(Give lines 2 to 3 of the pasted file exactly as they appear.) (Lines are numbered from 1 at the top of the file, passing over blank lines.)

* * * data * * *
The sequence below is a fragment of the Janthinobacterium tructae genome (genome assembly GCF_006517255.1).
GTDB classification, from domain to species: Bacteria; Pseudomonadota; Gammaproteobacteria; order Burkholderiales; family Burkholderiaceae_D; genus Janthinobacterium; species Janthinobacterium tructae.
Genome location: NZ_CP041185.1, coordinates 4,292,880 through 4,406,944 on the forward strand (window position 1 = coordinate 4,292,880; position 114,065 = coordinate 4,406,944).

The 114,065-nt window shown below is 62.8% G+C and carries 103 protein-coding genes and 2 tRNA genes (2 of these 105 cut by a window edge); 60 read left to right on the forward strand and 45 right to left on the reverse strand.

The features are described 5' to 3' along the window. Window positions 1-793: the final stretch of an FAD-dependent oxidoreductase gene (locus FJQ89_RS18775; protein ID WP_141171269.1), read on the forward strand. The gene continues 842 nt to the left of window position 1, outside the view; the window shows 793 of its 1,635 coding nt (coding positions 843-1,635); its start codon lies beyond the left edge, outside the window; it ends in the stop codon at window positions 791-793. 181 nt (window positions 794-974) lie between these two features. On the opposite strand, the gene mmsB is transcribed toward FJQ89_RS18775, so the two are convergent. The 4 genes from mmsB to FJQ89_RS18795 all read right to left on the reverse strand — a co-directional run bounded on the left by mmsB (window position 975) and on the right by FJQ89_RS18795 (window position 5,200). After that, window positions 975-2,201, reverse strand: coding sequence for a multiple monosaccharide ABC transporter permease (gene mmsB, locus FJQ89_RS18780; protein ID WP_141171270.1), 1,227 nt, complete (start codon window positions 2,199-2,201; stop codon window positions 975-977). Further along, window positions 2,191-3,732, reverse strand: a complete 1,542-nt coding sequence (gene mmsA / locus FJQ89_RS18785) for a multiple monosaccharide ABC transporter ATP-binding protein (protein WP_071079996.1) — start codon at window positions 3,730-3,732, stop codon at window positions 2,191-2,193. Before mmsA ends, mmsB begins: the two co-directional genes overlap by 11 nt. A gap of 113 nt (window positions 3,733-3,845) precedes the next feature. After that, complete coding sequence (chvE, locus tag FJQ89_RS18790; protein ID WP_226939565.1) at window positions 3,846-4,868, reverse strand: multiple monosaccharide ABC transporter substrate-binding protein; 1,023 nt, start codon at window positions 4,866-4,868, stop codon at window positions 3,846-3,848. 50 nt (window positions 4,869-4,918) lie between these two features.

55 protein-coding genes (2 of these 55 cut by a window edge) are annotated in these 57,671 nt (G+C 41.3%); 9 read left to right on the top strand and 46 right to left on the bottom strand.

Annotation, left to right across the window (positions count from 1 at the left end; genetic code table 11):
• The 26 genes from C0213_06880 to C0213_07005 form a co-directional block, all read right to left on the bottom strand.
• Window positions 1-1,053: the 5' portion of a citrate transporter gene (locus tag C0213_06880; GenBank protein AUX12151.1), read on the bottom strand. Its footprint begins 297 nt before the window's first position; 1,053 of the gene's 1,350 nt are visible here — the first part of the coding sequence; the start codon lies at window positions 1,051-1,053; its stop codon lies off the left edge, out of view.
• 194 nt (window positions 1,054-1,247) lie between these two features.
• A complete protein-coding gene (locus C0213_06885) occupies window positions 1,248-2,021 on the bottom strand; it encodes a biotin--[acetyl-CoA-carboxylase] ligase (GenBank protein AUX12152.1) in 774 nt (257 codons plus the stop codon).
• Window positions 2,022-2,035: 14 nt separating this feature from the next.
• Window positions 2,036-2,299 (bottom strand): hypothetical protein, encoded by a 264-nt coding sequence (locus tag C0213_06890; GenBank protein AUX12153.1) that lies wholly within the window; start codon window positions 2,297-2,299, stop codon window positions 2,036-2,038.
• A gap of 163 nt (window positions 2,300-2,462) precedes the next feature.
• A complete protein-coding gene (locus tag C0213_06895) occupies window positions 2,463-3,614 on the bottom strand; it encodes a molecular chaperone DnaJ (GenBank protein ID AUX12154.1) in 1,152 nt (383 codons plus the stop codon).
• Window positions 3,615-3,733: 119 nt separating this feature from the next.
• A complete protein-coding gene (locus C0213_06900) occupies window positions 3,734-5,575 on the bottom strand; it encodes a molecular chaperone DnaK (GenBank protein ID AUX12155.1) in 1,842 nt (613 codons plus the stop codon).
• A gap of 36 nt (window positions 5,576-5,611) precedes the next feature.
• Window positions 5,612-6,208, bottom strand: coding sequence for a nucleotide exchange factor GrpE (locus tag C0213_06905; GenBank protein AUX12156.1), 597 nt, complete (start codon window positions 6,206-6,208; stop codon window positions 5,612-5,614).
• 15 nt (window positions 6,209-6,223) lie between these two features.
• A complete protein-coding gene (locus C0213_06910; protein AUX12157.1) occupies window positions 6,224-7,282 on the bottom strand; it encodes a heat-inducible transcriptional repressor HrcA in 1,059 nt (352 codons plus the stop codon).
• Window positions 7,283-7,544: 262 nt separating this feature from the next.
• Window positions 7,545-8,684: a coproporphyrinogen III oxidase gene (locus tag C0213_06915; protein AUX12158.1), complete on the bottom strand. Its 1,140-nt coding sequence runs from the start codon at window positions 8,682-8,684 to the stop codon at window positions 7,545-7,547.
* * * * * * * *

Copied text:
GTDB classification, from domain to species: Bacteria; Pseudomonadota; Gammaproteobacteria; order Burkholderiales; family Burkholderiaceae_D; genus Janthinobacterium; species Janthinobacterium tructae.
Genome location: NZ_CP041185.1, coordinates 4,292,880 through 4,406,944 on the forward strand (window position 1 = coordinate 4,292,880; position 114,065 = coordinate 4,406,944).